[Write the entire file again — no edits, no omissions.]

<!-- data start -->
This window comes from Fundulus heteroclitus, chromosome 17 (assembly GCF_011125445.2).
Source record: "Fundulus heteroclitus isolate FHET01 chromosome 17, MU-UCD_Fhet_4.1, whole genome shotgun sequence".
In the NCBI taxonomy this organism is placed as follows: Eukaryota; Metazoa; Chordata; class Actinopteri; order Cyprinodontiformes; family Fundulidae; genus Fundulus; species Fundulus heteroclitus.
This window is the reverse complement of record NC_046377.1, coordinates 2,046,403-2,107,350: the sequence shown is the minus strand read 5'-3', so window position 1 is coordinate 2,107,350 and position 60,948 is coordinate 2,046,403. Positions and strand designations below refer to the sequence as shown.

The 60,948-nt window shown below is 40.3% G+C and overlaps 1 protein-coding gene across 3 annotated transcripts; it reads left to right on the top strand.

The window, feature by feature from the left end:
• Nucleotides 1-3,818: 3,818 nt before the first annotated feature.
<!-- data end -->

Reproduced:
This window comes from Fundulus heteroclitus, chromosome 17 (assembly GCF_011125445.2).
Source record: "Fundulus heteroclitus isolate FHET01 chromosome 17, MU-UCD_Fhet_4.1, whole genome shotgun sequence".
In the NCBI taxonomy this organism is placed as follows: Eukaryota; Metazoa; Chordata; class Actinopteri; order Cyprinodontiformes; family Fundulidae; genus Fundulus; species Fundulus heteroclitus.
This window is the reverse complement of record NC_046377.1, coordinates 2,046,403-2,107,350: the sequence shown is the minus strand read 5'-3', so window position 1 is coordinate 2,107,350 and position 60,948 is coordinate 2,046,403. Positions and strand designations below refer to the sequence as shown.

The 60,948-nt window shown below is 40.3% G+C and overlaps 1 protein-coding gene across 3 annotated transcripts; it reads left to right on the top strand.

The window, feature by feature from the left end:
• Nucleotides 1-3,818: 3,818 nt before the first annotated feature.